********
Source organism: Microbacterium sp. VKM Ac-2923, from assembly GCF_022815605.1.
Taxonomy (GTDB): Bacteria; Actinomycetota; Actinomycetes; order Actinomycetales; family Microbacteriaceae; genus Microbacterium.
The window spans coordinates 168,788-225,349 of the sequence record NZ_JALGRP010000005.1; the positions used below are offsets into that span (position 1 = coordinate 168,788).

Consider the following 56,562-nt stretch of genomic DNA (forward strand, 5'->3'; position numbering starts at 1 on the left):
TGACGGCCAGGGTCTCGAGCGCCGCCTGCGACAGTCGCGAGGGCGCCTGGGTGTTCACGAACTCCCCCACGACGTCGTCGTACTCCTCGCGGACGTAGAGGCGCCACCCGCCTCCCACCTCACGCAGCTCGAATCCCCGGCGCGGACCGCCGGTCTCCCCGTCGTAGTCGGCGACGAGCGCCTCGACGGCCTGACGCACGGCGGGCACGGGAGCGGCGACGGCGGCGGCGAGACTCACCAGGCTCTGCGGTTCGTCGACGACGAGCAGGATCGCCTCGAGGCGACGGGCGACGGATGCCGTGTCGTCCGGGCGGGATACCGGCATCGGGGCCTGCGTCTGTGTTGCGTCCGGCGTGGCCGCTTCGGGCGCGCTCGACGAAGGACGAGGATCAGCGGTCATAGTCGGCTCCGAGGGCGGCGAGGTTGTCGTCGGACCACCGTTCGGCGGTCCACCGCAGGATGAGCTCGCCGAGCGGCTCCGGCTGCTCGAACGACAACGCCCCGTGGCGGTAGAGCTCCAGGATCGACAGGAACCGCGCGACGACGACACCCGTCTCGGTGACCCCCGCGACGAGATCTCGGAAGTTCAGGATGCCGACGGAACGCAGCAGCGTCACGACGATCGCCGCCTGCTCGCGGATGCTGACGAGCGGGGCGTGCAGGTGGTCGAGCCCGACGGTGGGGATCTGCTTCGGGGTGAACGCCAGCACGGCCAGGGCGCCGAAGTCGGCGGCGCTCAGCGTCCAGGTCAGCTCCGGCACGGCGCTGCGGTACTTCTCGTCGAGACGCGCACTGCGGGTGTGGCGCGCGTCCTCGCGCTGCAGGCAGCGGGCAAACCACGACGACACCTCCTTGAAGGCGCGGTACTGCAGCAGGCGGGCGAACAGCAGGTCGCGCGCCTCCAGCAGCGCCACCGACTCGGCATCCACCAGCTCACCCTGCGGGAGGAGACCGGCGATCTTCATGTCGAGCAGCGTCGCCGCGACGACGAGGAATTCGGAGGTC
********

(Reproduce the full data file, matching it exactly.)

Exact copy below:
Source organism: Microbacterium sp. VKM Ac-2923, from assembly GCF_022815605.1.
Taxonomy (GTDB): Bacteria; Actinomycetota; Actinomycetes; order Actinomycetales; family Microbacteriaceae; genus Microbacterium.
The window spans coordinates 168,788-225,349 of the sequence record NZ_JALGRP010000005.1; the positions used below are offsets into that span (position 1 = coordinate 168,788).

Consider the following 56,562-nt stretch of genomic DNA (forward strand, 5'->3'; position numbering starts at 1 on the left):
TGACGGCCAGGGTCTCGAGCGCCGCCTGCGACAGTCGCGAGGGCGCCTGGGTGTTCACGAACTCCCCCACGACGTCGTCGTACTCCTCGCGGACGTAGAGGCGCCACCCGCCTCCCACCTCACGCAGCTCGAATCCCCGGCGCGGACCGCCGGTCTCCCCGTCGTAGTCGGCGACGAGCGCCTCGACGGCCTGACGCACGGCGGGCACGGGAGCGGCGACGGCGGCGGCGAGACTCACCAGGCTCTGCGGTTCGTCGACGACGAGCAGGATCGCCTCGAGGCGACGGGCGACGGATGCCGTGTCGTCCGGGCGGGATACCGGCATCGGGGCCTGCGTCTGTGTTGCGTCCGGCGTGGCCGCTTCGGGCGCGCTCGACGAAGGACGAGGATCAGCGGTCATAGTCGGCTCCGAGGGCGGCGAGGTTGTCGTCGGACCACCGTTCGGCGGTCCACCGCAGGATGAGCTCGCCGAGCGGCTCCGGCTGCTCGAACGACAACGCCCCGTGGCGGTAGAGCTCCAGGATCGACAGGAACCGCGCGACGACGACACCCGTCTCGGTGACCCCCGCGACGAGATCTCGGAAGTTCAGGATGCCGACGGAACGCAGCAGCGTCACGACGATCGCCGCCTGCTCGCGGATGCTGACGAGCGGGGCGTGCAGGTGGTCGAGCCCGACGGTGGGGATCTGCTTCGGGGTGAACGCCAGCACGGCCAGGGCGCCGAAGTCGGCGGCGCTCAGCGTCCAGGTCAGCTCCGGCACGGCGCTGCGGTACTTCTCGTCGAGACGCGCACTGCGGGTGTGGCGCGCGTCCTCGCGCTGCAGGCAGCGGGCAAACCACGACGACACCTCCTTGAAGGCGCGGTACTGCAGCAGGCGGGCGAACAGCAGGTCGCGCGCCTCCAGCAGCGCCACCGACTCGGCATCCACCAGCTCACCCTGCGGGAGGAGACCGGCGATCTTCATGTCGAGCAGCGTCGCCGCGACGACGAGGAATTCGGAGGTC